But as is always the case, Stahelski is there to up the ante on the visual presentation once again, finding new and innovative ways to convey the crucible of combat, from a Frogger-esque scene at the Arc de Triomphe to a jaw-dropping top-down perspective in a disused manor house where Wick and the cannon fodder perform their literal dance of death in several long-take shots. And just for fun, there are some giddy references and homages peppered throughout the proceedings, including a reimagining of the flame-to-desert match cut of Lawrence of Arabia and a loving nod to the late Lynne Thigpen’s DJ character from The Warriors. All of this helps to build a motif that keeps you so engaged that you never even notice that over two and a half hours have passed in this thing.
Yes, there are flaws here and there. An action scene at a dance club is most memorable for the fact that none of the dancers seem to react to any of the violence until it’s gone on for a considerable length of time. The trope of John’s nigh-invincibility when it comes to being hit by cars finds its nadir in a late scene where literally every goon gets killed when they get tagged by a bumper yet John is still fine. Putting Scott Adkins in a fat suit was… a choice. John’s own dog only gets a late cameo despite being the cuddliest, bestest girl on the planet. There are obvious dangling plot threads that exist only to set up future spinoffs that are in no way needed.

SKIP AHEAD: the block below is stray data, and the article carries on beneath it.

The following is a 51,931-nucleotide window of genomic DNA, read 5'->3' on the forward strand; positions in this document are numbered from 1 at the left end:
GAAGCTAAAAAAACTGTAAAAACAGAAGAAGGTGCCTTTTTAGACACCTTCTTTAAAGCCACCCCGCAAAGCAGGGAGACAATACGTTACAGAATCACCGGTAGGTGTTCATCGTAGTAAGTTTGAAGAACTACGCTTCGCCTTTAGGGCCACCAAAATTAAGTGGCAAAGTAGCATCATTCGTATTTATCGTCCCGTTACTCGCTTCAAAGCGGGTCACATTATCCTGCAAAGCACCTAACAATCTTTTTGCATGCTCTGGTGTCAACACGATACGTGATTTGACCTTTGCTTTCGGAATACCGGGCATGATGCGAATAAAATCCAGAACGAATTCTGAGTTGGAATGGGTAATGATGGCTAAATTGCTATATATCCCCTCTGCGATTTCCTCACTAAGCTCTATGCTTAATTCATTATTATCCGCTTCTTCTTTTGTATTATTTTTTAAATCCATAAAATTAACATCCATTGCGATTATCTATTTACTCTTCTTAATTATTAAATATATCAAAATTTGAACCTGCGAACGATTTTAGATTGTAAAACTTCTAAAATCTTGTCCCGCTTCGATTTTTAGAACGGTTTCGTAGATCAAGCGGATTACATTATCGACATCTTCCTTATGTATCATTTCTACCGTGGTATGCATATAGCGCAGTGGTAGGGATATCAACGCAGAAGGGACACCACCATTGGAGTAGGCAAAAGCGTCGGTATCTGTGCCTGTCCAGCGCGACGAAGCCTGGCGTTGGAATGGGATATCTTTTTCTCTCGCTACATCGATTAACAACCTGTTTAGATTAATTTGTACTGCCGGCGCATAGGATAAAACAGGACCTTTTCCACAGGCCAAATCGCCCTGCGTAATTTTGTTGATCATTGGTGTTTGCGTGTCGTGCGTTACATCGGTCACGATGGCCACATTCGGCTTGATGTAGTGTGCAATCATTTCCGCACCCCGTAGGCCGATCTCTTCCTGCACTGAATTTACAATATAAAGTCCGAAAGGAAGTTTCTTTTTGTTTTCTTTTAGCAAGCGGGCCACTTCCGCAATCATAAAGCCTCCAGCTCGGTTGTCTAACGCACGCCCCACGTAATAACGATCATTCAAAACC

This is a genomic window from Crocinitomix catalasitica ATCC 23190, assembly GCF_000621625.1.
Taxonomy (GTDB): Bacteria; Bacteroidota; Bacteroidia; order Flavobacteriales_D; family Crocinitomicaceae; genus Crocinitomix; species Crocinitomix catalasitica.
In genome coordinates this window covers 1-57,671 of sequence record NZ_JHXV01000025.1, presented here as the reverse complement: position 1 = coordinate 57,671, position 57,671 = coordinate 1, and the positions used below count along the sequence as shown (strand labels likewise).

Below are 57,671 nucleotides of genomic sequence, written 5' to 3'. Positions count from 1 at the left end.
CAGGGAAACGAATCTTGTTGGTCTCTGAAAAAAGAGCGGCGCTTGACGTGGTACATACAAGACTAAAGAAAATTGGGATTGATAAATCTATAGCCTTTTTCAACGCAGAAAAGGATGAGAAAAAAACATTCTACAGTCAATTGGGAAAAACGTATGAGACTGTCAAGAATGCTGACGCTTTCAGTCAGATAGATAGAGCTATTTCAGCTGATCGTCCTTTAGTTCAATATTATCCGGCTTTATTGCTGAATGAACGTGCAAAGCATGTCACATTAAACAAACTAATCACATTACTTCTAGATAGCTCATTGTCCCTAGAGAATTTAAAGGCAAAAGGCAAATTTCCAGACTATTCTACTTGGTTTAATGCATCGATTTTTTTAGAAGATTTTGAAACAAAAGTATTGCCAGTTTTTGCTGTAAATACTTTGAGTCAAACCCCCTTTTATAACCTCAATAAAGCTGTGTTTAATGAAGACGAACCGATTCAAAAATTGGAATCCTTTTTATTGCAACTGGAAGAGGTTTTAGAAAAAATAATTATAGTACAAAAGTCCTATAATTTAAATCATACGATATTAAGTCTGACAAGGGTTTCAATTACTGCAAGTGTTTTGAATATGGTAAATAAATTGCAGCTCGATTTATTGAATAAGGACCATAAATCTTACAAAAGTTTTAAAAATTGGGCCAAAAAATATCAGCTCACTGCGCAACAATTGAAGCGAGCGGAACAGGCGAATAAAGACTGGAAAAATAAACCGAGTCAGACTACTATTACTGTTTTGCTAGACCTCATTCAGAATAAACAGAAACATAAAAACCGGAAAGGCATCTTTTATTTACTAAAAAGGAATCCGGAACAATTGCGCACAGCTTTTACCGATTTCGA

But when it’s all said and done, this film delivers the exact finale to the main John Wick canon that we all wanted, while still leaving just enough room for a continuation down the road if there’s a demand for it. The stakes have been raised to their absolute zenith, with Reeves meeting the moment every step of the way, resulting in a satisfying and cathartic conclusion that solidifies the legacy of not only the character, but of his legend. In doing so, Stahelski and his amazing team have done nothing but raise the bar for action films as a whole, showing audiences what can truly be done by dedicated professionals at the top of their game when they commit to a good idea rather than just churning out the bare minimum to maintain a franchise.
Join the conversation in the comments below! What film should I review next? What has this series meant to you as a fan of action movies and cinema in general? Is it humanly possible to look cooler than Keanu in a suit? Let me know!